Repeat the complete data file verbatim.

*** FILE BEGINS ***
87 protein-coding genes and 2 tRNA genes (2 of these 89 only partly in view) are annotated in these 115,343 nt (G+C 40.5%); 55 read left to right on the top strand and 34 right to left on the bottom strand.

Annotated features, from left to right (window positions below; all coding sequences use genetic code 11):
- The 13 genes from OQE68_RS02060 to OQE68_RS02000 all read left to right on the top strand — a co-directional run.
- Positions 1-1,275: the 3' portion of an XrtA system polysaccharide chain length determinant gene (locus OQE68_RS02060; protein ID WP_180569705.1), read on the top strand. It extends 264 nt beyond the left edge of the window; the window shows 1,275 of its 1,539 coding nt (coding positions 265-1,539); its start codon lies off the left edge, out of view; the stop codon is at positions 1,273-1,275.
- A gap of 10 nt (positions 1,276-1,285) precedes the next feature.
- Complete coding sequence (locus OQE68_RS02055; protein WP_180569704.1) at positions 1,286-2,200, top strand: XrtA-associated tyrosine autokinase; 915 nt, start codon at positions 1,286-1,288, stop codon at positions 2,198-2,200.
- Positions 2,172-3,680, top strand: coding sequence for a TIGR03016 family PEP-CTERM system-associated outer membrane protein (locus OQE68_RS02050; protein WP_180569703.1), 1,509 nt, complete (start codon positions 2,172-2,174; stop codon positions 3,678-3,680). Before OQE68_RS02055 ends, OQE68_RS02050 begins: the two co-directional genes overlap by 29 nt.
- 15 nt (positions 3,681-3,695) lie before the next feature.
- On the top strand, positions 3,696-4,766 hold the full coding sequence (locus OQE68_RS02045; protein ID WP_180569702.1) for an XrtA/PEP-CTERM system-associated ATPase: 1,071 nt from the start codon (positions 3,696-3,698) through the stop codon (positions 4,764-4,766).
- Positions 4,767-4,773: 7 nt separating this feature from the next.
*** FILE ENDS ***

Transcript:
87 protein-coding genes and 2 tRNA genes (2 of these 89 only partly in view) are annotated in these 115,343 nt (G+C 40.5%); 55 read left to right on the top strand and 34 right to left on the bottom strand.

Annotated features, from left to right (window positions below; all coding sequences use genetic code 11):
- The 13 genes from OQE68_RS02060 to OQE68_RS02000 all read left to right on the top strand — a co-directional run.
- Positions 1-1,275: the 3' portion of an XrtA system polysaccharide chain length determinant gene (locus OQE68_RS02060; protein ID WP_180569705.1), read on the top strand. It extends 264 nt beyond the left edge of the window; the window shows 1,275 of its 1,539 coding nt (coding positions 265-1,539); its start codon lies off the left edge, out of view; the stop codon is at positions 1,273-1,275.
- A gap of 10 nt (positions 1,276-1,285) precedes the next feature.
- Complete coding sequence (locus OQE68_RS02055; protein WP_180569704.1) at positions 1,286-2,200, top strand: XrtA-associated tyrosine autokinase; 915 nt, start codon at positions 1,286-1,288, stop codon at positions 2,198-2,200.
- Positions 2,172-3,680, top strand: coding sequence for a TIGR03016 family PEP-CTERM system-associated outer membrane protein (locus OQE68_RS02050; protein WP_180569703.1), 1,509 nt, complete (start codon positions 2,172-2,174; stop codon positions 3,678-3,680). Before OQE68_RS02055 ends, OQE68_RS02050 begins: the two co-directional genes overlap by 29 nt.
- 15 nt (positions 3,681-3,695) lie before the next feature.
- On the top strand, positions 3,696-4,766 hold the full coding sequence (locus OQE68_RS02045; protein ID WP_180569702.1) for an XrtA/PEP-CTERM system-associated ATPase: 1,071 nt from the start codon (positions 3,696-3,698) through the stop codon (positions 4,764-4,766).
- Positions 4,767-4,773: 7 nt separating this feature from the next.